First looked at her online, late at night, entranced first of all by the
buttons. Two on the cuff of the visible sleeve and another eight on her
dress, leading away from her convoluted hands, down from her knees to
the invisible floor of the balcony on which she sits. The buttons are the
same colour as the shawl collar of the garment, and they form a defining
line. So, I called her Girl with Buttons’ until she was with me, so to
speak, and I saw so much more.
Here is Amy Gladys Donovan, defining herself with her signature in
script in the top right-hand corner and her elaborate AD at the bottom
left. ‚ÄúThis is ME‚Äù, she seems to be saying. ‚ÄúThis is Amy.‚Äù
We have a three-quarter profile, featuring an interesting, long face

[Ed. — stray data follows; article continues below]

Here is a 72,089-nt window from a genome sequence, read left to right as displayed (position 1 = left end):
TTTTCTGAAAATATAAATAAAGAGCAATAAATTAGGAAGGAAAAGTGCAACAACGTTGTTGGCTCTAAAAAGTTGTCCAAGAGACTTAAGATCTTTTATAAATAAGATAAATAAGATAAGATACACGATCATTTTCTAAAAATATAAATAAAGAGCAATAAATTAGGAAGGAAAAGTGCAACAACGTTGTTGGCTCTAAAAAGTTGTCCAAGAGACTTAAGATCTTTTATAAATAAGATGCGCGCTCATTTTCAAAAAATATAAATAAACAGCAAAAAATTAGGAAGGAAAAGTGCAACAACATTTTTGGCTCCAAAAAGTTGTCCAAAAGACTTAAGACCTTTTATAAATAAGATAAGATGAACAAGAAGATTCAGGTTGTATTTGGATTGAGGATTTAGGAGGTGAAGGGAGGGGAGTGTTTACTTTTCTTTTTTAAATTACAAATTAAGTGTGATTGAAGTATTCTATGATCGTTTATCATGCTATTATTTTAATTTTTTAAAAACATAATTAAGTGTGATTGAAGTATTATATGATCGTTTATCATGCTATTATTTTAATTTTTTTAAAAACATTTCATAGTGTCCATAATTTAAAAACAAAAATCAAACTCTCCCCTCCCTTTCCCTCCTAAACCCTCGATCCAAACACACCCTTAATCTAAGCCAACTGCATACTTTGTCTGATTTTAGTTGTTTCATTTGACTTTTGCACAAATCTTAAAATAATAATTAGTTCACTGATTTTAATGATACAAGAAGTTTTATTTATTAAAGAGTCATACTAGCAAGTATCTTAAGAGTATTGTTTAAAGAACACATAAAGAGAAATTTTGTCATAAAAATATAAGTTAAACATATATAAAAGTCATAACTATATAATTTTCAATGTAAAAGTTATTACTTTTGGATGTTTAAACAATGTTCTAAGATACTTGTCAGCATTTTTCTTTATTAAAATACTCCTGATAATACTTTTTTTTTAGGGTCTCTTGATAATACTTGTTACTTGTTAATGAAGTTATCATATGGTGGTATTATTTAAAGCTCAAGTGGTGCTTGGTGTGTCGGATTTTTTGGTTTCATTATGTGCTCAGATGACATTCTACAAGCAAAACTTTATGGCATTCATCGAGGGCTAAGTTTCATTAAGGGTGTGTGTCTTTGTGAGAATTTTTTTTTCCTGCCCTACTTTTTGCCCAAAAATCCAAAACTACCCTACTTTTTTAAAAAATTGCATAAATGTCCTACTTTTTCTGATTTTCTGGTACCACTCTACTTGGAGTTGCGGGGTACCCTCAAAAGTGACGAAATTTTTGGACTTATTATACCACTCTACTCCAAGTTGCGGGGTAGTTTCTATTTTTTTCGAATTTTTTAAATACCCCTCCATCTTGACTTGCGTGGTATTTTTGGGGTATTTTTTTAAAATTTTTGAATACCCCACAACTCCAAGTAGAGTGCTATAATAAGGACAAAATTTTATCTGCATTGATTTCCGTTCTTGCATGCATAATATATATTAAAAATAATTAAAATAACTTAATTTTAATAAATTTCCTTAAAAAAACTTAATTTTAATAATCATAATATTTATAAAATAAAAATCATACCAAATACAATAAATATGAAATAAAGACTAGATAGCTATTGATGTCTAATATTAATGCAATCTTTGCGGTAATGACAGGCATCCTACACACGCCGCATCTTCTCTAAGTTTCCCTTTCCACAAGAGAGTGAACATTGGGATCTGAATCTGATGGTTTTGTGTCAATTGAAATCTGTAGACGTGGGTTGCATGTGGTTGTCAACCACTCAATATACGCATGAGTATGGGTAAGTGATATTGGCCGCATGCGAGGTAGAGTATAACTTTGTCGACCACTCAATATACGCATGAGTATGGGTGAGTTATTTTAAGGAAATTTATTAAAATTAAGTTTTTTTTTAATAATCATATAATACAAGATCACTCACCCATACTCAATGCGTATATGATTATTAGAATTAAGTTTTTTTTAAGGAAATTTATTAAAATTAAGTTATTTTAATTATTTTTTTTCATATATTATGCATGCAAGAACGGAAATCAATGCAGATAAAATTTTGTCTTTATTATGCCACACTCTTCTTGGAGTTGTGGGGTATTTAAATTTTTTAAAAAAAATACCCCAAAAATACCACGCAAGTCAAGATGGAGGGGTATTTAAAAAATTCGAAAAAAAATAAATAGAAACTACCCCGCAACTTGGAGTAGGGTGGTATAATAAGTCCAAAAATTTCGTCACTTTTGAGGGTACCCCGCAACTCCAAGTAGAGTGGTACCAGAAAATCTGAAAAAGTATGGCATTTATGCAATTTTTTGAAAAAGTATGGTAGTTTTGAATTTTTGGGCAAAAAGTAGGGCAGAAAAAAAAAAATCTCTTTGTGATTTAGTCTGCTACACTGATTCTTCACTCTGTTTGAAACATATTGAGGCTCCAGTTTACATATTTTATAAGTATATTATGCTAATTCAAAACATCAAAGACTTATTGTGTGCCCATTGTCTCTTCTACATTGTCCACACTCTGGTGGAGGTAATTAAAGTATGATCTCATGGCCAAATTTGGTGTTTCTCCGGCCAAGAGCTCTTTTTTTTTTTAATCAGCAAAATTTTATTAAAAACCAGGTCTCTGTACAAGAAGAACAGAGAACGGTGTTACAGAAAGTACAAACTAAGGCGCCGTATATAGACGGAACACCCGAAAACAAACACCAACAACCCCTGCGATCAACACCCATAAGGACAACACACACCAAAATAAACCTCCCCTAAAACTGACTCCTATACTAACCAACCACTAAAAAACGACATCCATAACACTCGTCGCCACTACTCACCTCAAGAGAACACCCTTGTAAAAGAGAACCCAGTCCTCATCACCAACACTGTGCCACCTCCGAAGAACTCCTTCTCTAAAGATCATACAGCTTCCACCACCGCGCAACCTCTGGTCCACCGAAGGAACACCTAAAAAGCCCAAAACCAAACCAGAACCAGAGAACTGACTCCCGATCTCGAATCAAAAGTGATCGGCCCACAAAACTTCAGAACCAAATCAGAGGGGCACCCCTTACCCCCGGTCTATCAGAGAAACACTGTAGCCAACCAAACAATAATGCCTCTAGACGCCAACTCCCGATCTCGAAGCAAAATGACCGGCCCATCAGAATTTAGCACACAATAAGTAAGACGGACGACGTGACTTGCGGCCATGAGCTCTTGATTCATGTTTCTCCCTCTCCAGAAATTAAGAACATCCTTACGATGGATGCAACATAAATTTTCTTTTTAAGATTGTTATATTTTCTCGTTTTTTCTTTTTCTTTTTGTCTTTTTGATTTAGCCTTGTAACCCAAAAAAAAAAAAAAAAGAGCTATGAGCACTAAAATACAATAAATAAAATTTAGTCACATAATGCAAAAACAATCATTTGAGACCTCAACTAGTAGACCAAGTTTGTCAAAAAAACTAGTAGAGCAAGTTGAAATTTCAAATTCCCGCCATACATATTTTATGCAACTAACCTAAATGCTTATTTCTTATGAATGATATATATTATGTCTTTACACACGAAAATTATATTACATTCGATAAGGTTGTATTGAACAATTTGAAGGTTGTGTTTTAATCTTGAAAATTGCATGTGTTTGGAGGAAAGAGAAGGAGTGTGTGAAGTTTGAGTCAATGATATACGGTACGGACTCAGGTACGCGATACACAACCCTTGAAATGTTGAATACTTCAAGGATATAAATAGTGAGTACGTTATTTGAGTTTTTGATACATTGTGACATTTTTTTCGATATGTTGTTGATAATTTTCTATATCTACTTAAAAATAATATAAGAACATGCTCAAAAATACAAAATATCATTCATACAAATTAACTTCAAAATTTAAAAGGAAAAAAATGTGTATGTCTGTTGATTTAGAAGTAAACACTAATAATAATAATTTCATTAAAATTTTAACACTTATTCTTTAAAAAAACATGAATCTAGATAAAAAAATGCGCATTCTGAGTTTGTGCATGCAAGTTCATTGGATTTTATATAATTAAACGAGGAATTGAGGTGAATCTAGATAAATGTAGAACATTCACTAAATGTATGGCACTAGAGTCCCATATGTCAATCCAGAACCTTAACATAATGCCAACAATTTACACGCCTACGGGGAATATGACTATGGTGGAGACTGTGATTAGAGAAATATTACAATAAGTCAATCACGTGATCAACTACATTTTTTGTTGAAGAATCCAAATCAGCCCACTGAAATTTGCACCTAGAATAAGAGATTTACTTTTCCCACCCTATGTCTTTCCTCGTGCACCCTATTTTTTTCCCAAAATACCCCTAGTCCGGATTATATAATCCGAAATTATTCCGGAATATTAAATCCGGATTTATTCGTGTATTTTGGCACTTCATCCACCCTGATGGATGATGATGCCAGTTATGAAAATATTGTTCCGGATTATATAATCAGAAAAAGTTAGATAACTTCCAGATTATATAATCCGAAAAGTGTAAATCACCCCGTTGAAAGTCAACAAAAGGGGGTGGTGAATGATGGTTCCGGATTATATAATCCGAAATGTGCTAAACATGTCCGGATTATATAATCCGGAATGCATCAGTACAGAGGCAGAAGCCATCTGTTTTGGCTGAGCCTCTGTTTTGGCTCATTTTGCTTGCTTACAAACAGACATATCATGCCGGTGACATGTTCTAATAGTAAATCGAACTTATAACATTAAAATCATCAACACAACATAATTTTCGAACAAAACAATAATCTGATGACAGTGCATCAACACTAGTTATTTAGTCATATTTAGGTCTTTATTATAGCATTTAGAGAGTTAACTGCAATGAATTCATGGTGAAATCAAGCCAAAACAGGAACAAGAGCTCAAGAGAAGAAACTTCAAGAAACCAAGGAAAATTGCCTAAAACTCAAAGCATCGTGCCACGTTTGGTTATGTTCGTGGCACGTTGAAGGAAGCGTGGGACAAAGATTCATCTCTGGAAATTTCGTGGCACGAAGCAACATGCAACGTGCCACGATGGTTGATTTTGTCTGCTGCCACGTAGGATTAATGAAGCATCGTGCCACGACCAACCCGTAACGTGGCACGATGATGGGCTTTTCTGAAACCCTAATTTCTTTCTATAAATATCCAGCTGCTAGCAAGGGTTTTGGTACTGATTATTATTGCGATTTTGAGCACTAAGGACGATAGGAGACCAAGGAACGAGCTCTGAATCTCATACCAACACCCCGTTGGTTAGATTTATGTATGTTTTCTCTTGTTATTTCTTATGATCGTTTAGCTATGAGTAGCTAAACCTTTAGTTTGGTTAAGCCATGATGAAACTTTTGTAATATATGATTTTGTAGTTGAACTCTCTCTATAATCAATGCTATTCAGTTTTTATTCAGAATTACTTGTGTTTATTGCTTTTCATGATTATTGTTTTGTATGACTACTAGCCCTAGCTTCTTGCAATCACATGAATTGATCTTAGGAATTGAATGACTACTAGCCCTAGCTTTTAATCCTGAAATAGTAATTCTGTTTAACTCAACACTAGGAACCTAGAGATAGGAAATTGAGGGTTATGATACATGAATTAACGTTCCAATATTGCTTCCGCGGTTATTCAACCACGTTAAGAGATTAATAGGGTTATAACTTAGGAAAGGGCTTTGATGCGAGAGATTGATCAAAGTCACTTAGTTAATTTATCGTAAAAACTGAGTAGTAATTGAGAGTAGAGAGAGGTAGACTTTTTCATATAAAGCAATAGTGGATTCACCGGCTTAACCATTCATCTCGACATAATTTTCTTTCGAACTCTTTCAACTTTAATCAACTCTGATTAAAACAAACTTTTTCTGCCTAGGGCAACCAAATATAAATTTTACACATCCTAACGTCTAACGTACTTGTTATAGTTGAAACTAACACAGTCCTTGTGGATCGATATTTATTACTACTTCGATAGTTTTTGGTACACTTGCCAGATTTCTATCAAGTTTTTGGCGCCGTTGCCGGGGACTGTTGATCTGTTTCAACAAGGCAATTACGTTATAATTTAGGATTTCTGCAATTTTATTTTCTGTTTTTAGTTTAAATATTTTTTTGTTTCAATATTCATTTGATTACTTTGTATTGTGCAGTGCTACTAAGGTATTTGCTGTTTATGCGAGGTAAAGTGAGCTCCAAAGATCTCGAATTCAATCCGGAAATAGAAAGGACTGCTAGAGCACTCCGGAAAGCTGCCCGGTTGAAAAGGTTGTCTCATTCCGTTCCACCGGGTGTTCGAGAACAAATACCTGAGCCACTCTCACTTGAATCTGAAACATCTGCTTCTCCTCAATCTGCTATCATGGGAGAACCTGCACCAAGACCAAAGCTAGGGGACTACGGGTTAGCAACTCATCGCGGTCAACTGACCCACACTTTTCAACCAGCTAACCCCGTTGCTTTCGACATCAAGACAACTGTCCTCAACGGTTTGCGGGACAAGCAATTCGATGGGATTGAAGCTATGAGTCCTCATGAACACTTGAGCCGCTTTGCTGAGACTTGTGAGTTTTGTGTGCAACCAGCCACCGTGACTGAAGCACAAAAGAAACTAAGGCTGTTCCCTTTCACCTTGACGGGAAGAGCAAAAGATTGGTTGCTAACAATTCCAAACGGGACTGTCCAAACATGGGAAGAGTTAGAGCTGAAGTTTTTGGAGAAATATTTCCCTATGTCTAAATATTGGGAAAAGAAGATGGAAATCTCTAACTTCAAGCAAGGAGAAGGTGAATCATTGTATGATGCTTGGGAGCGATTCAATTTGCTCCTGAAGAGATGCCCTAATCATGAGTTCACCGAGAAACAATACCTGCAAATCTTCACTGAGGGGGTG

with artful black hair, mouth slightly open. Rather lovely and shy, an
ingénue with a touch of ferocity, innocence and resistance. The colours
are controlled. Scant knowledge of her life indicates that her military
father did not approve of her career in art. Is that the balcony behind,
and has it anything to do with all those buttons?
She sits not centre stage, but left of. Amy Donovan, uncertain, with
anxious, convoluted hands, knew what to do with the space surrounding
herself. (My own definition of design.) She is wonderfully designed,
utterly personal, vulnerable and powerful.
Commentary by Frances Fyfield, a one-time criminal lawyer, who went on to write twenty-four crime novels, some of which
reflect a lifelong passion for undervalued British art. She has won several awards for her writing and is
the presenter of the Radio 4 series Tales from the Stave.